Parker and Belinda arranged for a tour bus to take the eight of us (plus some other guests) on a comprehensive excursion encompassing the townsite and surrounding area. Mark was a fantastic guide: a lifelong Churchillian, affable, knowledgeable, and able to give insights on all manner of topics, from history to biology.
Cape Merry Battery - our first stop was the Cape Merry Battery, an artillery position directly across the river from Fort Prince of Wales. Imagine what it must have been like to sit on this lonely spit of rock two and a half centuries ago, keeping one eye on the lookout for French ships and the other open for polar bears. Combining elements of history and scenery made this an ideal first stop, despite the fact it was about 9 degrees and raining. As a bonus, we got to see lots of beluga whales in the river.
St. Paul's Anglican Church - the neatest feature of this old church is the stained glass, much of which came from the military chapel when they closed the base back in the sixties. The pane featuring Saint Michael, "Captain of the Heavenly Hosts" was donated by the U.S. Strategic Air Command, which seems appropriate, if a little chilling. There is also a window donated by Lady Franklin, in thanks and recognition for those who attempted to find her husband's doomed expedition.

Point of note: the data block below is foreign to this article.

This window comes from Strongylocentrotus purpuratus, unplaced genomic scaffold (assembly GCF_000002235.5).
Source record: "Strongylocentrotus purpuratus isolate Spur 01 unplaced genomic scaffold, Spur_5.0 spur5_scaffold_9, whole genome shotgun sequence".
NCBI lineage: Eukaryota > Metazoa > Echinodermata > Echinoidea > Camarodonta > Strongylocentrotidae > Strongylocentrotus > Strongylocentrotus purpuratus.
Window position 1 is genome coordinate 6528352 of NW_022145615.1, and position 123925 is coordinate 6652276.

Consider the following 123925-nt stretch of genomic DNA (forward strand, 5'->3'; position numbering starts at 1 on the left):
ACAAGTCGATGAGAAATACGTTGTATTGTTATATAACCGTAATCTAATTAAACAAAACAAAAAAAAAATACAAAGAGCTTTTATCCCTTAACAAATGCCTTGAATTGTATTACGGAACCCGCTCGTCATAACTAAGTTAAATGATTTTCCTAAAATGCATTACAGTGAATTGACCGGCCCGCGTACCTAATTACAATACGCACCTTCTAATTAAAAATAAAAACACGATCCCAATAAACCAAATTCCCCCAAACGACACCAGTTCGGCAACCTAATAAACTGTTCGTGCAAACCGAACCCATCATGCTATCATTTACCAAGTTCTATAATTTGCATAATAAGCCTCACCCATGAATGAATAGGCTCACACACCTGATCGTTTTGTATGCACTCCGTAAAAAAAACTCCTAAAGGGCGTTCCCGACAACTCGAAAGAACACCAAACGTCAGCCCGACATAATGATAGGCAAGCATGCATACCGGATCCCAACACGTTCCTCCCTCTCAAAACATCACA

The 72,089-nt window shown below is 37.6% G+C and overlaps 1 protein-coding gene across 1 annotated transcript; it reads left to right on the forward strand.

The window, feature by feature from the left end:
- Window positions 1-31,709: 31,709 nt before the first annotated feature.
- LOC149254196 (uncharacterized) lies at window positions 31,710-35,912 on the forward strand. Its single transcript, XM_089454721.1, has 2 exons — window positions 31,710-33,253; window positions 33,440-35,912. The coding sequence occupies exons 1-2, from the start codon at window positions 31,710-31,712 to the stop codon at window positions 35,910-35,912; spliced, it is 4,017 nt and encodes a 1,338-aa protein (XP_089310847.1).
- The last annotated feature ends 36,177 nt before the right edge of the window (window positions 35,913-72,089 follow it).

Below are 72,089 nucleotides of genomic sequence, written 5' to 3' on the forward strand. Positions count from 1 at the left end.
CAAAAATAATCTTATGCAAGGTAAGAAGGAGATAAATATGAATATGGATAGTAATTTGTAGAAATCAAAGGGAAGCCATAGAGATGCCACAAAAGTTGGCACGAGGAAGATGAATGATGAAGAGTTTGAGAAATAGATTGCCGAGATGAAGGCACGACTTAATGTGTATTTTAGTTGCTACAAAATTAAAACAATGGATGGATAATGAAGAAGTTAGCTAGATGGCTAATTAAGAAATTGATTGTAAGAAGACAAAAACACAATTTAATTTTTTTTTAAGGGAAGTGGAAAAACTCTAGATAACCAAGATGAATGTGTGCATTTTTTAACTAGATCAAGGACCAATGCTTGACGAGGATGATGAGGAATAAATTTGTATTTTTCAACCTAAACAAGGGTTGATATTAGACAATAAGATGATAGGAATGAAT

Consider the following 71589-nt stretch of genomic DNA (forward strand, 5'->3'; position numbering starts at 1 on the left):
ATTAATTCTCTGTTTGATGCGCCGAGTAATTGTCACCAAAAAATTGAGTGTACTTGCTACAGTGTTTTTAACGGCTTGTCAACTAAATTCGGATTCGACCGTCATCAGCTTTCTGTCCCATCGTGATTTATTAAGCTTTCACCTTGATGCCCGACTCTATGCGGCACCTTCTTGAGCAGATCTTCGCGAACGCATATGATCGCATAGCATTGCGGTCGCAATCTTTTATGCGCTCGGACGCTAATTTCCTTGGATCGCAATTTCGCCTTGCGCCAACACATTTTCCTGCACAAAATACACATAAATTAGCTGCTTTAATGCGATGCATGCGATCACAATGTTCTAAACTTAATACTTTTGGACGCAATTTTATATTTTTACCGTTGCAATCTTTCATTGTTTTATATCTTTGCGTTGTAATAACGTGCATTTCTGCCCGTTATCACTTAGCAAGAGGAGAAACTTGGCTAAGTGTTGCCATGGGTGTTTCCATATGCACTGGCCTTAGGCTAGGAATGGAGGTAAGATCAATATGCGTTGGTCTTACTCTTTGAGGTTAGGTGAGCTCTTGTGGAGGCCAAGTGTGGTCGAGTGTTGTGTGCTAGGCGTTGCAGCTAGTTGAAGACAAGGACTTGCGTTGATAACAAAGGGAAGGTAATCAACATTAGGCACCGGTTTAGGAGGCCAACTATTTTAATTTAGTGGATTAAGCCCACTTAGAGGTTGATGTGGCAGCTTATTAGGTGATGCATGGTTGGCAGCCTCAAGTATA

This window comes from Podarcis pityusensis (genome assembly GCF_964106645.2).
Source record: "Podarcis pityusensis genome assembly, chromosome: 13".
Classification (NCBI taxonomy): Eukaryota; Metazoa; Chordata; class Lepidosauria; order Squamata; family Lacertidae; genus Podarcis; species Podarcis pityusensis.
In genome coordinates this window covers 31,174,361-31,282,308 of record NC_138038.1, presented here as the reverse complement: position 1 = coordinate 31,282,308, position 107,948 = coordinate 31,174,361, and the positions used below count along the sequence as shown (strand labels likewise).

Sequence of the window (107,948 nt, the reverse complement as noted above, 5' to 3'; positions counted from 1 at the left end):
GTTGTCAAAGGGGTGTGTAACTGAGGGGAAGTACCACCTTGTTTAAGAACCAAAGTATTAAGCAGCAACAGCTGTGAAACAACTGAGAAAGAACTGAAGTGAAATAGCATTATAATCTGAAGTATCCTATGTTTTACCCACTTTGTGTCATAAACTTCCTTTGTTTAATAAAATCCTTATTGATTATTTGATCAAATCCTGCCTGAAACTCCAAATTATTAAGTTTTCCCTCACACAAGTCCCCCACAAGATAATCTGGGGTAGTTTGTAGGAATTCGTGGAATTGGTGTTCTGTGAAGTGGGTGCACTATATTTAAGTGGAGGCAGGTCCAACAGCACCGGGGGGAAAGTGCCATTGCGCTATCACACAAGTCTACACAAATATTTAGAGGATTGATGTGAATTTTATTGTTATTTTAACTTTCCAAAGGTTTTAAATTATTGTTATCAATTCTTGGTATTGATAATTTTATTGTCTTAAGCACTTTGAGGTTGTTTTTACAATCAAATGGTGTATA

Miss Piggy - back in 1979, a twin engine cargo plane tried to return to the Churchill Airport after noticing a problem shortly after takeoff, but caught its tailwheel on a telephone line, and ended up pancaking on these rocks. The pilot and co-pilot both walked away from the wreck, qualifying it as a good landing. After the avionics were stripped out, the wreck was left in place, since it wasn't in the way of anything, removing it would require a lot of effort and resources.
Boreal Forest - we've all seen trees, but there some neat examples around Churchill, like the 'flag trees' with all the foliage stripped off the northern half of the tree by wind and ice crystals. Or the bendy conifer below.
Canadian Eskimo Dogs - when the government moved much of the Inuit population to the coasts and replaced their dog sleds with snowmobiles, many of their sled dogs were shot to prevent them from going feral. Now, the breed is in danger of becoming extinct, so a local man named Brian has taken a group of 70 pf them as breeding stock, and keeps them out of town, which is a necessity as they are a pretty vocal group. They are extremely friendly though, despite how fierce and lupine some of them look.
Permafrost - out at the Northern Studies Centre, Mark pulled over so we could walk on the squashy muskeg, and found a place where you can remove a few handfuls of peat and actually touch the permafrost beneath, which Mum did. Jerry and I were actually more interested in the rocket motor sticking out of the earth about 20 yards away, a remnant from the days when the Churchill Rocket Research Centre was still in operation. We also spied a ptarmigan on our way back out, which is frightfully hard to do since they are so well camouflaged.